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AJOB Empir Bioeth. 2017 Apr-Jun;8(2):82-88. doi: 10.1080/23294515.2017.1287786. Epub 2017 Jan 27.

When bins blur: Patient perspectives on categories of results from clinical whole genome sequencing.

Author information

1
a Center for Medical Ethics and Health Policy, Baylor College of Medicine, and Johns Hopkins Berman Institute of Bioethics , Johns Hopkins University.
2
b Center for Medical Ethics and Health Policy , Baylor College of Medicine.
3
c Department of Medicine , Brigham and Women's Hospital.
4
d School of Public Health and Health Sciences , University of Massachusetts.
5
e Division of Genetics, Department of Medicine , Brigham and Women's Hospital.
6
f Division of General Medicine and Primary Care , Brigham and Women's Hospital, Section of General Internal Medicine, VA Boston Healthcare System, and Harvard Medical School.
7
g Division of Genetics, Department of Medicine , Brigham and Women's Hospital, and Harvard Medical School.

Abstract

BACKGROUND:

Clinical genome and exome sequencing (CGES) is being used in an expanding range of clinical settings. Most approaches to offering patients choices about learning CGES results classify results according to expert definitions of clinical actionability. Little is known about how patients conceptualize different categories of CGES results.

METHODS:

The MedSeq Project is a randomized controlled trial studying the use of whole-genome sequencing (WGS) in primary care and cardiology. We surveyed 202 patient-participants about different kinds of WGS results and conducted qualitative interviews with 49 of these participants. Interview data were analyzed both inductively and deductively using thematic content analysis.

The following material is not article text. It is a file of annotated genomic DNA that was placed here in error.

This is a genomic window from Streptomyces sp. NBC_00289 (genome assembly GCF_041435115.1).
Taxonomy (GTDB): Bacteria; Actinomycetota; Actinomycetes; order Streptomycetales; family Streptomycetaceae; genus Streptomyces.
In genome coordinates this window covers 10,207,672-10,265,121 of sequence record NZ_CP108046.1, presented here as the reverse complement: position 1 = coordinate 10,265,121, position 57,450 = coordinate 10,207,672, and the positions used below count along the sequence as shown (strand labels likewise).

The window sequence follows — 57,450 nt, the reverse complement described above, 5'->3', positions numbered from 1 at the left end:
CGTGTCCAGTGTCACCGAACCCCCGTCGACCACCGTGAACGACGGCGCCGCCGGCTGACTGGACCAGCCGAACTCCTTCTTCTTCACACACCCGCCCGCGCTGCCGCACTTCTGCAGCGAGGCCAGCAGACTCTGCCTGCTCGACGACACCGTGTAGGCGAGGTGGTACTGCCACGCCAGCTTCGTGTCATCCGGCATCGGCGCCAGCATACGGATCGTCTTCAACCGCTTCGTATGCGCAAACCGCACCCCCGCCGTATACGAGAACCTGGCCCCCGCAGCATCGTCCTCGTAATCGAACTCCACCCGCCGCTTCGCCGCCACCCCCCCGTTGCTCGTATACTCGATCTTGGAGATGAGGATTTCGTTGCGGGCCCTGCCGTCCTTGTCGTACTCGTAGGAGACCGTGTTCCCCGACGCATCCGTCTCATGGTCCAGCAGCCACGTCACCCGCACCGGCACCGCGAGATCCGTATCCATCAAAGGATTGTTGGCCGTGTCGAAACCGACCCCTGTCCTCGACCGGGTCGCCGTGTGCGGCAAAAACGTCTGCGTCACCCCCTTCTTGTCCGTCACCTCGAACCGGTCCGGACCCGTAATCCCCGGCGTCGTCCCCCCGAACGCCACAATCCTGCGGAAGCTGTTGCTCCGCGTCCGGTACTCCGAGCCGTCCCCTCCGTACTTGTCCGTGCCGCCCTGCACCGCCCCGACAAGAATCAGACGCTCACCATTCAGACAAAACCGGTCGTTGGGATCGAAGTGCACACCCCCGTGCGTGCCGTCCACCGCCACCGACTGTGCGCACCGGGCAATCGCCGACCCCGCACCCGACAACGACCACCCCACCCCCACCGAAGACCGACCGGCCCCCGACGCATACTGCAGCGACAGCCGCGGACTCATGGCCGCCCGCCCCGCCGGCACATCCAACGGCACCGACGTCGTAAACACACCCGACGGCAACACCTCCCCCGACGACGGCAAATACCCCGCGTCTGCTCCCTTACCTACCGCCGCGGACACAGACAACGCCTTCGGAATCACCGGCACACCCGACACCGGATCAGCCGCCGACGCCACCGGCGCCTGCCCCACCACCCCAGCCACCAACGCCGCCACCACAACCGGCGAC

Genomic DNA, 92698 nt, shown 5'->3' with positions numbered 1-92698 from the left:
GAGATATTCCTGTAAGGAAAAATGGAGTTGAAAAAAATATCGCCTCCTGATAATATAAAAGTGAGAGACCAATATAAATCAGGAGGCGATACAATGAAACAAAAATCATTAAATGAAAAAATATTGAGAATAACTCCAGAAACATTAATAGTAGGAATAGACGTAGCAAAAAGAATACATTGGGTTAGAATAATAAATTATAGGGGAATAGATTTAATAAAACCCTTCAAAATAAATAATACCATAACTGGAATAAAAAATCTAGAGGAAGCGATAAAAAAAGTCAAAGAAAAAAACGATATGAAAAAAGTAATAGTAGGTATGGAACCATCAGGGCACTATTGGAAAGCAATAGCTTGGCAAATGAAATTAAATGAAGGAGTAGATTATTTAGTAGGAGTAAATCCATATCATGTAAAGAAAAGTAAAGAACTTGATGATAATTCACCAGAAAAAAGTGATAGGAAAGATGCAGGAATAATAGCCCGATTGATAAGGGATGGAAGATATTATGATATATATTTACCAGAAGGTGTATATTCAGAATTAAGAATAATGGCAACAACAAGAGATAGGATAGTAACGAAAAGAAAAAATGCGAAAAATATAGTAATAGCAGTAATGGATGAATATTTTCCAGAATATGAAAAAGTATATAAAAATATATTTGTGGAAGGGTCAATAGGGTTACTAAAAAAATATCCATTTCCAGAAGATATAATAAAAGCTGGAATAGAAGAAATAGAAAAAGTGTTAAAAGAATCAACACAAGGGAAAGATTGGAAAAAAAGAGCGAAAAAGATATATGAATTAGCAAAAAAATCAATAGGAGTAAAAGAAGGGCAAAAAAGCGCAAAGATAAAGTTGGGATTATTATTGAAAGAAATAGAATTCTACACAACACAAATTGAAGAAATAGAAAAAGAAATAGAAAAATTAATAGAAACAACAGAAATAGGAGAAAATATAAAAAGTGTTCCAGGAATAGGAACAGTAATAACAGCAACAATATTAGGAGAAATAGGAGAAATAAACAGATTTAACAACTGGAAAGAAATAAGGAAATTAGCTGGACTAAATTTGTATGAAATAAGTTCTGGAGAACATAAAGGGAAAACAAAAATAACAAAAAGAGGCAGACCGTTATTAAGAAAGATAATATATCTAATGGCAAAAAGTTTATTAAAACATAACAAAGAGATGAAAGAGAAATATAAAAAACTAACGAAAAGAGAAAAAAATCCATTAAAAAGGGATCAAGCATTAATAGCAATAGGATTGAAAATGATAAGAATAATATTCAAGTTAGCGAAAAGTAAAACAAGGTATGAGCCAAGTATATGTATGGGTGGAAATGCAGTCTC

RESULTS:

Participants demonstrated high levels of study understanding and genetic literacy. A small majority of participants wanted to learn all of their WGS results (n = 123, 61%). Qualitative data provided a deeper understanding of participants' perspectives about different types of WGS results. Participants did not have the same views about which WGS results would be actionable or upsetting to learn. They conceptualized variants of uncertain significance (VUS) in a variety of different ways. Many participants expressed optimism that the uncertainty associated with VUS results could be reduced over time.

CONCLUSIONS:

Proposals to determine which WGS/CGES results to disclose by soliciting patient preferences may fail to appreciate the complex ways patients think about disease and the information WGS/CGES can produce. Our findings challenge prevailing methods of facilitating patient choice and assessing the benefits and harms related to the return of WGS/CGES results, which mostly rely on expert definitions of clinical utility to categorize the kinds of results patients can learn.

KEYWORDS:

bioethics; empirical research; interview; mixed-methods research; qualitative research; survey

PMID:
28949844
DOI:
10.1080/23294515.2017.1287786
[Indexed for MEDLINE]

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